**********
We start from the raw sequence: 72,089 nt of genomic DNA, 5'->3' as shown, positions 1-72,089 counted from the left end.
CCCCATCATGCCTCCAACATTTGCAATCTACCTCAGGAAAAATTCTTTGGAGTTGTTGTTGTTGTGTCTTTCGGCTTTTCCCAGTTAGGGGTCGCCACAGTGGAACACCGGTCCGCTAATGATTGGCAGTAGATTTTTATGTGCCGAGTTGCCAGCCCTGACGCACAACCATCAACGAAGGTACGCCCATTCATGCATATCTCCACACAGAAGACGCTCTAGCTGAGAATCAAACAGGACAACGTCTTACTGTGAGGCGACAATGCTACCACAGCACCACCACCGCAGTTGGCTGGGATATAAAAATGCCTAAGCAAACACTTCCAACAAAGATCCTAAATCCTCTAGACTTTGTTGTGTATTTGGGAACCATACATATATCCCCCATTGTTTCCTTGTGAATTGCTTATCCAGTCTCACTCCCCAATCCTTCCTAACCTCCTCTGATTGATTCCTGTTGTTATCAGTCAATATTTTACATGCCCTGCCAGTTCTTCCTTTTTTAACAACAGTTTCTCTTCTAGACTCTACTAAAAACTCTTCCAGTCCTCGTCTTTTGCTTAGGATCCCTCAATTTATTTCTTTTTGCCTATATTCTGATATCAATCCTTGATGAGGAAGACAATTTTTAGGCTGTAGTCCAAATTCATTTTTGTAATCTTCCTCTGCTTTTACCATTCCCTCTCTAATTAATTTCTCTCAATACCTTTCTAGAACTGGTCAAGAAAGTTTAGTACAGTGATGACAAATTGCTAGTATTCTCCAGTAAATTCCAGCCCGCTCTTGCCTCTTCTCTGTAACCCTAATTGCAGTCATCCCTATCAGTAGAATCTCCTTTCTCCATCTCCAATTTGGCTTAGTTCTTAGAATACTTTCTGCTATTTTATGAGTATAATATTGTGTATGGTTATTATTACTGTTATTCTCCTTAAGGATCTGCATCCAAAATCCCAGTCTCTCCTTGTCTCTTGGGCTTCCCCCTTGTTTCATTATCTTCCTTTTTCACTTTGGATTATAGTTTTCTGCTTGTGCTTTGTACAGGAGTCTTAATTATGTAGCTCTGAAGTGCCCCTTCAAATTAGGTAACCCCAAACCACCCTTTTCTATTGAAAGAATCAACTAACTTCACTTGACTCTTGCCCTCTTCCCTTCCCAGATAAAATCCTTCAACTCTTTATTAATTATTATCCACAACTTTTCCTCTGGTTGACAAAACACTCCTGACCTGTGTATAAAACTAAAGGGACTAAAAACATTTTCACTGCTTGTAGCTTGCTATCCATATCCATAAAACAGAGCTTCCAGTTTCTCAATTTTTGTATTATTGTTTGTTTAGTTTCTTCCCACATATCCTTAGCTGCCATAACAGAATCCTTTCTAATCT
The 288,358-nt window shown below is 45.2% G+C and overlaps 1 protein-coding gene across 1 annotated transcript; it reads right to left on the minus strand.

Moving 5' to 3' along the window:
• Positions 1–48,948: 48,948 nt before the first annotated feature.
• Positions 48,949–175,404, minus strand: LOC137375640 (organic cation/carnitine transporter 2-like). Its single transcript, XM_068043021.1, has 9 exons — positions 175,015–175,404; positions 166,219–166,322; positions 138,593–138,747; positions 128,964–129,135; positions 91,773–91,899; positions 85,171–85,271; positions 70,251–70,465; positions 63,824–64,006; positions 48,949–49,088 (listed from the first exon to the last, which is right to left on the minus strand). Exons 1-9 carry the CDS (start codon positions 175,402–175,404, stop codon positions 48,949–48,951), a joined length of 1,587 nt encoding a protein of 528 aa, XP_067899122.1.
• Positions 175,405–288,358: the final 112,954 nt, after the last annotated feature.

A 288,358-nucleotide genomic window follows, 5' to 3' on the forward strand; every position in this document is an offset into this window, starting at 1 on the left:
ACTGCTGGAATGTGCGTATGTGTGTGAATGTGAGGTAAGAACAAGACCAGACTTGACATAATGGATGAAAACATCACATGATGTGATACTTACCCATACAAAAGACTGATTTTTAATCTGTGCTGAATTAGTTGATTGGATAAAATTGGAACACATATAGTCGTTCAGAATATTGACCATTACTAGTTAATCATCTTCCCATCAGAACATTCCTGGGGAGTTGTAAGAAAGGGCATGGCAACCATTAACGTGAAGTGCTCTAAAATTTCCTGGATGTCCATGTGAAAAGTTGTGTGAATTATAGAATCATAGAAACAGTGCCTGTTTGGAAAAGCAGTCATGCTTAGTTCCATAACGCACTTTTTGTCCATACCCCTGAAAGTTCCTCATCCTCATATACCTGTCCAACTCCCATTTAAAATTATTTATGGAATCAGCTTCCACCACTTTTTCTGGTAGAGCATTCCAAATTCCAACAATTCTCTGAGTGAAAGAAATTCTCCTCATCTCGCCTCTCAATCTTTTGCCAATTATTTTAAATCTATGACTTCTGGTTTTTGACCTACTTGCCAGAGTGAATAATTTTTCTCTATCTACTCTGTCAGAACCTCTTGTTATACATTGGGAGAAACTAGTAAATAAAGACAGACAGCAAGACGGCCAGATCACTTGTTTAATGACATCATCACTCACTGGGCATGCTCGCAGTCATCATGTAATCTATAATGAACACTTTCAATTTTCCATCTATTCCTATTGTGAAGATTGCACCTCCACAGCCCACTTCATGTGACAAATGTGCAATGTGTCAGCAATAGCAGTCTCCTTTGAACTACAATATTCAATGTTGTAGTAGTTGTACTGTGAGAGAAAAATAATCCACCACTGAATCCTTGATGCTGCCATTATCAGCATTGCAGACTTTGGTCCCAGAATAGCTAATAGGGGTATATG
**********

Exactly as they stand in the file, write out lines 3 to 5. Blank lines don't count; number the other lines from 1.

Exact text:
The 288,358-nt window shown below is 45.2% G+C and overlaps 1 protein-coding gene across 1 annotated transcript; it reads right to left on the minus strand.

Moving 5' to 3' along the window:
• Positions 1–48,948: 48,948 nt before the first annotated feature.